Editor’s note: This commentary is by John de Bruin, founder and director of 802VT Alliance. He is a resident of Mt. Tabor.
We have all seen it on TV, heard it on the radio, maybe you have even participated in a citizen protest rally or two of some kind yourself — American citizens have been granted the right to assemble and to let their voices be heard. The First Amendment of our Constitution gives us the authority of free speech as well as the privilege to use it anywhere at any time.
Lately it seems the radicalized left has decided to push back against our First Amendment right and violently oppose free speech. They fight on any subject or anything they don’t agree with. The unfortunate part of this whole scenario is that some of these left wing radicals also happen to be elected officials. One recent example of this was Vermont Rep. Maxine Grad, D-Moretown, who during public testimony concerning S.169 (gun purchase waiting period), stifled free speech by demanding that people stop waving small American flags. The House of Representatives also tried to silence free speech in the chamber by attempting to pass a law forbidding Vermonters from “outbursts” during a public session. They attempt to stifle free speech by holding “closed door sessions,” or by hiding important issues deep inside another, unrelated bill, such as placing language restricting hunting in a bill protecting wildlife.
Think about where that leaves the majority of center- and right-leaning citizens. Do elected officials seriously believe they have the authority to silence the majority? Any group wishing to assemble at the Statehouse must jump through hoops in order to be given a permit to assemble on property the taxpayers pay for. If your group is considered a “public nuisance” in their eyes, your protest will not be allowed. That’s a violation of our First Amendment rights.
Let’s jump back to the dark days of 2018, when Gov. Phil Scott demanded that the legislators put gun bills on his desk because he felt “concerned.” His concern stemmed from a foiled single person incident at Fair Haven High School. He was bound and determined to make the people of Vermont pay the price for the actions of one person.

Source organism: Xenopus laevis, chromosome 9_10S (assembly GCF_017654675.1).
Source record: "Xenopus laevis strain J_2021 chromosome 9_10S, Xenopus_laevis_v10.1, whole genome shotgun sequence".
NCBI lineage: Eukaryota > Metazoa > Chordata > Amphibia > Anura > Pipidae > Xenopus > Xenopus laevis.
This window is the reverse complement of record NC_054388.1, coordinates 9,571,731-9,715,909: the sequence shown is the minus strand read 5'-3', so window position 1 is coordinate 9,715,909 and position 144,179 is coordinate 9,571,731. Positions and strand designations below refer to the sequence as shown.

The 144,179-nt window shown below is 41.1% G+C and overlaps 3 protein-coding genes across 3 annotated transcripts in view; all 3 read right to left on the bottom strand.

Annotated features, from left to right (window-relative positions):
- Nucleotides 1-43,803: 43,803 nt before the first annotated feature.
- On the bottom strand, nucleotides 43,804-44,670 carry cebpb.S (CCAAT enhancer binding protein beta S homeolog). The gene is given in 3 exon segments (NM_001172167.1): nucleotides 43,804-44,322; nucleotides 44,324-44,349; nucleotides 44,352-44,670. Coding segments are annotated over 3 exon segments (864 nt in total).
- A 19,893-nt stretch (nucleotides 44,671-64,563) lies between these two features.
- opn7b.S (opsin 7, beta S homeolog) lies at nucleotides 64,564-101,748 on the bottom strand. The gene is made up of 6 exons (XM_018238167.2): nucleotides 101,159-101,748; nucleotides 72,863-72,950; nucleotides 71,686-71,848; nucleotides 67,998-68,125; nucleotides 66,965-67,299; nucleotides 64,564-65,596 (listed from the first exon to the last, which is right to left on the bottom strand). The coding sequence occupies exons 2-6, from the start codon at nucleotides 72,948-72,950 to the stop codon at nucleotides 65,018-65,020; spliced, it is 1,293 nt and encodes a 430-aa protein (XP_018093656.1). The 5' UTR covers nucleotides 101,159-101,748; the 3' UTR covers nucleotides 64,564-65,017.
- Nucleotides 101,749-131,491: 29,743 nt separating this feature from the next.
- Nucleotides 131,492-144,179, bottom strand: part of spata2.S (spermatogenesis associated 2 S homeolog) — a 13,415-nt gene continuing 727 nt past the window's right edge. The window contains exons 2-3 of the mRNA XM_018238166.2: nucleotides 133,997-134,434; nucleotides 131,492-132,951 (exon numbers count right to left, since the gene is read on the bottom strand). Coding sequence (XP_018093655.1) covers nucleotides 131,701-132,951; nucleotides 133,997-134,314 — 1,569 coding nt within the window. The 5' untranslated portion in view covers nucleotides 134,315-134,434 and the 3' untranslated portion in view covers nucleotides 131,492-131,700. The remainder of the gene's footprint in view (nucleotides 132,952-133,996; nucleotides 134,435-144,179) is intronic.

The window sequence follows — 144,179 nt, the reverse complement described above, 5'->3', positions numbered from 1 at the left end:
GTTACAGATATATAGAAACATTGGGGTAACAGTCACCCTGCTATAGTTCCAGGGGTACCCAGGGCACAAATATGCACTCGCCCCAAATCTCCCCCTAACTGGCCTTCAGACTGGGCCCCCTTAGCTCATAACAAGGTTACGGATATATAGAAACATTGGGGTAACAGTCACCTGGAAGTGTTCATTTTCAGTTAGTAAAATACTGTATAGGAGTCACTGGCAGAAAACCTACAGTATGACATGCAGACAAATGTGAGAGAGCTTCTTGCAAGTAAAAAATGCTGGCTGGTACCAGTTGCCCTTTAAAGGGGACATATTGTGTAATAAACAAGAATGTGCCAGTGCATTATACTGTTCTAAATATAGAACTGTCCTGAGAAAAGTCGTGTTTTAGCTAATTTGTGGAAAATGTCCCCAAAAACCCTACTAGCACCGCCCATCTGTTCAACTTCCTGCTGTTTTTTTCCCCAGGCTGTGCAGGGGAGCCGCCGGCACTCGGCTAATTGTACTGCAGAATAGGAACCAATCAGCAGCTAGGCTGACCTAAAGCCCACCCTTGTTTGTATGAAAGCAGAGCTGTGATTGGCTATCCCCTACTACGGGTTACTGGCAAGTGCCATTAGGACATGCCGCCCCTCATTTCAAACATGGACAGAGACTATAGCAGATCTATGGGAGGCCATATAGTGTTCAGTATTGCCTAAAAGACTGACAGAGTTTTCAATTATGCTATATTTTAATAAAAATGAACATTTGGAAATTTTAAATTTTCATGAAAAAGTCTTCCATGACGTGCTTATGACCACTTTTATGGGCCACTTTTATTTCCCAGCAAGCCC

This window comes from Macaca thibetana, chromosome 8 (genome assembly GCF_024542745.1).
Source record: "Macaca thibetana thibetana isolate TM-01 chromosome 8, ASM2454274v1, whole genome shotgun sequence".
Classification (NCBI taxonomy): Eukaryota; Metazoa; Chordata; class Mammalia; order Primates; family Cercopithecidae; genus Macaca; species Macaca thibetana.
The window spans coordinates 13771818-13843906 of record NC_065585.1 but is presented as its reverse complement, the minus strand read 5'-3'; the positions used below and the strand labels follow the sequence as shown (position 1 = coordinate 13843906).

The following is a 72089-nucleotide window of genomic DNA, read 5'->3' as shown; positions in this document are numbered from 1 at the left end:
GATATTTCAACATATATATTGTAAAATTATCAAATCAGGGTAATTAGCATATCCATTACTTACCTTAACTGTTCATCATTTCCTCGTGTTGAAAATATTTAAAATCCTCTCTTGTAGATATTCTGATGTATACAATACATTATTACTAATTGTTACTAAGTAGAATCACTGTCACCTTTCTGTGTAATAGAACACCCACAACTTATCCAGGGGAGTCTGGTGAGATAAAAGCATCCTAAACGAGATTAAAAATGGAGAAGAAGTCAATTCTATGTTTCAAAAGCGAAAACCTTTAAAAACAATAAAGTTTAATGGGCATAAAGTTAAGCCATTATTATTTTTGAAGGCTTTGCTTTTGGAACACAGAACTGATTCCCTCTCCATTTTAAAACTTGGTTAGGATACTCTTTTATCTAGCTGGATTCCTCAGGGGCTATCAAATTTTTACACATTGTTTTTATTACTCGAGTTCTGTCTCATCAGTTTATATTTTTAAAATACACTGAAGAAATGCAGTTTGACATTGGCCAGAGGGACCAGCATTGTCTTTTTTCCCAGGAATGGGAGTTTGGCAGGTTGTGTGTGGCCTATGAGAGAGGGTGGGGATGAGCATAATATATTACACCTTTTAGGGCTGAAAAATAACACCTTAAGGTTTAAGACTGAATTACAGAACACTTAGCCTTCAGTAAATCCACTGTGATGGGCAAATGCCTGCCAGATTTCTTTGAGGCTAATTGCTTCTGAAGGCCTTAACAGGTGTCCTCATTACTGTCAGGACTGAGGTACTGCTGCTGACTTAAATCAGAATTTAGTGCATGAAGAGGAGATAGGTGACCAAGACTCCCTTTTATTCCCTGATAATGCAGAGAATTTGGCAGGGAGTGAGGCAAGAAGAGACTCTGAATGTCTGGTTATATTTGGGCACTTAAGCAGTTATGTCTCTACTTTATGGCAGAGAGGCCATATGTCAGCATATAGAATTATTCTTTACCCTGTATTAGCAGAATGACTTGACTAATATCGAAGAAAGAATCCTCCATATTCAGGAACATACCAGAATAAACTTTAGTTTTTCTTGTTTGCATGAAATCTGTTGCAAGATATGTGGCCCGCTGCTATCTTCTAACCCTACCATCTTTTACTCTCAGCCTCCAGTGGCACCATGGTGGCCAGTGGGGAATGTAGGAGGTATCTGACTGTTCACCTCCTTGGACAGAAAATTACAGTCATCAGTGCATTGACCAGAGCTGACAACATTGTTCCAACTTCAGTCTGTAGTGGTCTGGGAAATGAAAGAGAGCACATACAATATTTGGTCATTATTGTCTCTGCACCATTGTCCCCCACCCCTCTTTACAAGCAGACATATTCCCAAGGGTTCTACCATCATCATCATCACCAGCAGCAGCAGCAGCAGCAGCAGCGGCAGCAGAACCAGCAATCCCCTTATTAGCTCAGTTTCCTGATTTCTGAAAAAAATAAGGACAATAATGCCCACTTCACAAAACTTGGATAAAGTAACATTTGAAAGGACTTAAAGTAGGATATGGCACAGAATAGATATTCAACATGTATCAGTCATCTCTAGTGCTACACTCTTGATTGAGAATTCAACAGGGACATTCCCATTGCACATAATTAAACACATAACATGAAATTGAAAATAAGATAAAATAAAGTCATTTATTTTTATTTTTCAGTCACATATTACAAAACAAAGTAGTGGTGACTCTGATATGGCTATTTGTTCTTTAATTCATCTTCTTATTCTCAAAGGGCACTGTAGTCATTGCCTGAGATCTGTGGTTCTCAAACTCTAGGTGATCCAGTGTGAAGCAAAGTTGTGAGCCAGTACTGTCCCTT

Protest after protest formed in every corner of the state, as thousands of people rallied against the proposed gun bills. Dozens of videos were posted, and dozens of pro-gun articles published. Ultimately, legislators and the governor chose to ignore the wishes of the majority and pass three of the first-ever gun laws in Vermont. They chose to restrict citizen rights instead of protecting citizens — the exact opposite of what the people demanded.
Apparently 2018 set a precedent for things to come. There have been many public protests concerning various bills presented for debate during the 2019 session, and many more expected for the 2020 session. There have been bills such as total abortion rights up to full term, carbon taxes, more anti-gun restrictions on law abiding citizens, and adding more business restrictions with additional Act 250 regulations. All these bills have something in common — they have been protested by the general population of Vermont, yet supported by progressives.
At this point I just smile when I hear of a group organizing a protest somewhere in this state. I would never try to discourage them in any way, but the reality of their efforts escapes them. Granted, Vermonters have always exercised their free speech. During a public gathering they display signs, voice their concerns, write a thousand letters, swamp the switchboard with phone calls and send hundreds of e-mails — but the reality of it is that the efforts will be in vain, since lawmakers have already made up their minds on the bills they are seeking to pass.
So how much effect does protesting really have? Simply put, very little to none at all. It seems to me that not a single effort by the citizenry of Vermont has made enough of an impact to sway legislators from their destructive agenda. No amount of argument has been successful, and it never will be, as long as liberals and progressives are in power. Legislators sit for hours while listening to testimony, not because they want to but because they have to, according to law. They are unmoved by facts and will vote to go forward to pass dangerous bills into law. What Vermonters want is irrelevant to them.
At the end of the day, does protesting have any effect on what the dome-dwellers do in Montpelier? You can protest until you drop to your knees, you can talk until you are blue in the face, and you can hold up signs on the Statehouse steps for months. When your arguments fall on deaf ears, you have lost the battle; when a left-wing bill becomes law, you have lost the war.
Does protesting do any good? The answer is a big, fat no. I would never discourage people from protesting against dangerous bills, but I base my opinion solely on what I have seen and experienced. Bottom line: we talk, and they choose not to listen.
The only solution is to let your voice be heard at the voting booth. Vote out the enemies of free speech. Vote out the violators of the Constitution. Vote out those who violate their oath of office. Vote for conservative, Republican or Libertarian legislation, where values are important, fiscal responsibility is encouraged, and smaller government intervention is applauded.